Blog: Latino Ed Beat

Dallas Latino, Black Students No. 1 for Passing AP Exams

Source: Flickr/ amanda_munoz (CC BY 2.0)

Latino and black students in the Dallas Independent School District lead the nation in the number of students who pass Advanced Placement exams. A recent story by KERA News explores the reasons for this, uncovering a unique approach that’s worth sharing.

At W.T. White High School, where 75 percent of the students are Latino and 12 percent are black, the Dallas-based nonprofit National Math + Science Initiative is paying the exam fees and offering Saturday study sessions. If students pass the exams, they not only get college credit, but also earn $100 in cash for themselves and their teachers also get $100 per student.

Because of these opportunities, more students take the exam than just those who are likely to pass. While the percentage of kids who pass is lower, the overall number of passing students is higher, KERA explains.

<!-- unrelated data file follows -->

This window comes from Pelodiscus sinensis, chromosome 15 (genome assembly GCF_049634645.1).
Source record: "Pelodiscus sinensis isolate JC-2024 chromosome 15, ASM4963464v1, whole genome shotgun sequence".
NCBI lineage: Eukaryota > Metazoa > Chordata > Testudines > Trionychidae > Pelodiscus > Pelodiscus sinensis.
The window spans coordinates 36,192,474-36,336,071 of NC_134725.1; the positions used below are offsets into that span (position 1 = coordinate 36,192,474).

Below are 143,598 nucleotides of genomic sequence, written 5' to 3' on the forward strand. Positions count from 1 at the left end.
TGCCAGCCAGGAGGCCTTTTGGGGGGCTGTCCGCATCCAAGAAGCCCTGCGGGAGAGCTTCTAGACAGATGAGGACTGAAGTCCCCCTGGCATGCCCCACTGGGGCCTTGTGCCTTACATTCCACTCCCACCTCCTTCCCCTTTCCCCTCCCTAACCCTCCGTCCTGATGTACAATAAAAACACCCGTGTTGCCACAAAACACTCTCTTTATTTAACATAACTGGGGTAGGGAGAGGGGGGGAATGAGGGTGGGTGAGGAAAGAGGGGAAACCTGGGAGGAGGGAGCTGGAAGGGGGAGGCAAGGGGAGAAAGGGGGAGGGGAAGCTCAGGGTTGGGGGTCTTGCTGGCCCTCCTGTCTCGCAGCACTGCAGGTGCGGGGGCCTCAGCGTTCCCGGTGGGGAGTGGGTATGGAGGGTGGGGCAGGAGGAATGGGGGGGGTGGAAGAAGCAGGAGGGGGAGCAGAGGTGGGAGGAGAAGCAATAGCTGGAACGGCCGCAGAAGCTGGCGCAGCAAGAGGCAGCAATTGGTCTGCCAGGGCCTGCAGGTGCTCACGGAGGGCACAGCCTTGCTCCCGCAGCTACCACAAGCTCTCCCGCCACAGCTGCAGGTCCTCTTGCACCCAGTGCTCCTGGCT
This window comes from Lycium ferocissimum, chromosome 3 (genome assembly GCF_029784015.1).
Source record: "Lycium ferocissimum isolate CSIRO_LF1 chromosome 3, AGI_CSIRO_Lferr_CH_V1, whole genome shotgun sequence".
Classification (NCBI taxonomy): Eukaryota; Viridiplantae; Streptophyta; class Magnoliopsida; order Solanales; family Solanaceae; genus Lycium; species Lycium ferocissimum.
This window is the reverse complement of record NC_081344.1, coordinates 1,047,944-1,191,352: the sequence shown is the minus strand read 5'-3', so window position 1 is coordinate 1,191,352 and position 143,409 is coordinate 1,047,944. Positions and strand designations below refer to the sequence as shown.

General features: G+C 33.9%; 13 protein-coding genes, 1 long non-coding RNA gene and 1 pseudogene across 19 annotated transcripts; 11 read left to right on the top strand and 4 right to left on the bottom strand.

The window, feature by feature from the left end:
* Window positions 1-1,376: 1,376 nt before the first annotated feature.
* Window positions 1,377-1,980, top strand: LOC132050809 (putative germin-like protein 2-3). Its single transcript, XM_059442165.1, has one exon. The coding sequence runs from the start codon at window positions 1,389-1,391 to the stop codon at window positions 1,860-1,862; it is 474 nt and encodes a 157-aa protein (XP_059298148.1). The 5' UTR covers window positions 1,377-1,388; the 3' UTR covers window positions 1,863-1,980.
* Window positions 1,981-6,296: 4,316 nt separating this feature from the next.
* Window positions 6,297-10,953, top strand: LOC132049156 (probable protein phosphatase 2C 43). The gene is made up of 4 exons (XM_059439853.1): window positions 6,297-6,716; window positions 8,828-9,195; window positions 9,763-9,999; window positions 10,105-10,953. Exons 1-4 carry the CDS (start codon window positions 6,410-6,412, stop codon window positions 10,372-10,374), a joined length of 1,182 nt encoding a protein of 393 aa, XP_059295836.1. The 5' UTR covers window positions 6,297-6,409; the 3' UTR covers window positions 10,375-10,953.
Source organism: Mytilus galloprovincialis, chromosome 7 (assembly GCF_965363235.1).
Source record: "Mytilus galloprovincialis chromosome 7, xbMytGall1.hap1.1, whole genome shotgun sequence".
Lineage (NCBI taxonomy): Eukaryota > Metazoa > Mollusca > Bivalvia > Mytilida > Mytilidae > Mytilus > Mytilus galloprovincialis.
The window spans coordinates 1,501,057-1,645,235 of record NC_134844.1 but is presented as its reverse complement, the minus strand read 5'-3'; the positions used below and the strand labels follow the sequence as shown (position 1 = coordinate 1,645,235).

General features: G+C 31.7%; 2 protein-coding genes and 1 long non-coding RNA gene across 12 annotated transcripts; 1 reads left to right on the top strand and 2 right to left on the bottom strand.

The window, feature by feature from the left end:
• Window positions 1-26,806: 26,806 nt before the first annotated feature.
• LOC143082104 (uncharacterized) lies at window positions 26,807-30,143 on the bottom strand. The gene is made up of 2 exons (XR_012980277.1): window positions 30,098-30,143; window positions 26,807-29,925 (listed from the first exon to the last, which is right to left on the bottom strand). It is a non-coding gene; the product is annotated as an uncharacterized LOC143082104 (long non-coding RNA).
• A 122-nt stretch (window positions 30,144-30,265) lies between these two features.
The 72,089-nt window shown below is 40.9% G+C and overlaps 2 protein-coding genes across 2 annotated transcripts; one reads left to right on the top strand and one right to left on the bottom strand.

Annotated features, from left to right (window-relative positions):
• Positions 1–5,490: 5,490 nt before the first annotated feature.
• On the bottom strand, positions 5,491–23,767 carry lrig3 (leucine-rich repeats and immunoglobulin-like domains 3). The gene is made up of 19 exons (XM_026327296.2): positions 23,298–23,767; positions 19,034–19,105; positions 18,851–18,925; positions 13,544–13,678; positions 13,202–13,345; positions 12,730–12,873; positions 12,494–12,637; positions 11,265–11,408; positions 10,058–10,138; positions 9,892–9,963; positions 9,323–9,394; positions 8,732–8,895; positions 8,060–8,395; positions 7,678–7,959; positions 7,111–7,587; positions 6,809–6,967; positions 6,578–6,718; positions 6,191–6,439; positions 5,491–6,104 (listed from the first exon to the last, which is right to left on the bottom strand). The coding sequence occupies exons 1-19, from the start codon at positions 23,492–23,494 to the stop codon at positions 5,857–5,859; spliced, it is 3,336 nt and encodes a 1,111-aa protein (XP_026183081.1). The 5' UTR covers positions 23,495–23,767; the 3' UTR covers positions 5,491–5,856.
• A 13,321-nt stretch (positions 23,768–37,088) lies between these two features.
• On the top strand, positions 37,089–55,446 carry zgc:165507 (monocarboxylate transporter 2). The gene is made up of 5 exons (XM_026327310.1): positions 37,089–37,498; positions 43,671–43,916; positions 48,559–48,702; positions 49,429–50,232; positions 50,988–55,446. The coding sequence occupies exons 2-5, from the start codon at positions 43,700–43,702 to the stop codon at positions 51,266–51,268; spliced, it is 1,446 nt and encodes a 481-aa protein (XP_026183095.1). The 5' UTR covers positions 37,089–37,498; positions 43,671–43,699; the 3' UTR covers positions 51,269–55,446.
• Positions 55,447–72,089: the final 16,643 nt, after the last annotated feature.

The first year NMSI partnered with Dallas schools, 75 black and Latino students passed AP exams. That number grew to 1,270 in 2014. The writers of Dallas ISD’s publication “The Hub” did the math: Together, those students saved approximately $2.1 million in college tuition costs.

NMSI Chief Academic Officer Gregg Fleisher is trying to prepare more students for STEM — science, technology, engineering and math — careers through the program. He told KERA, “There are plenty of studies that show that students who take these exams have a greater likelihood of matriculating into a STEM field and graduating from a STEM field.”

In general, across the United States, minority students who pass AP exams before college are four times as likely to graduate than those who don’t. 

Fleisher is all for having twice as many students take the test and not succeed than have only top students take it and pass. If nothing else, students benefit from the higher-level instruction.

“What is better for our country — to have twice as many proficient and 20 more who tried it? Quite frankly, I think 12 out of 40 is better than 10 out of 10,” he said.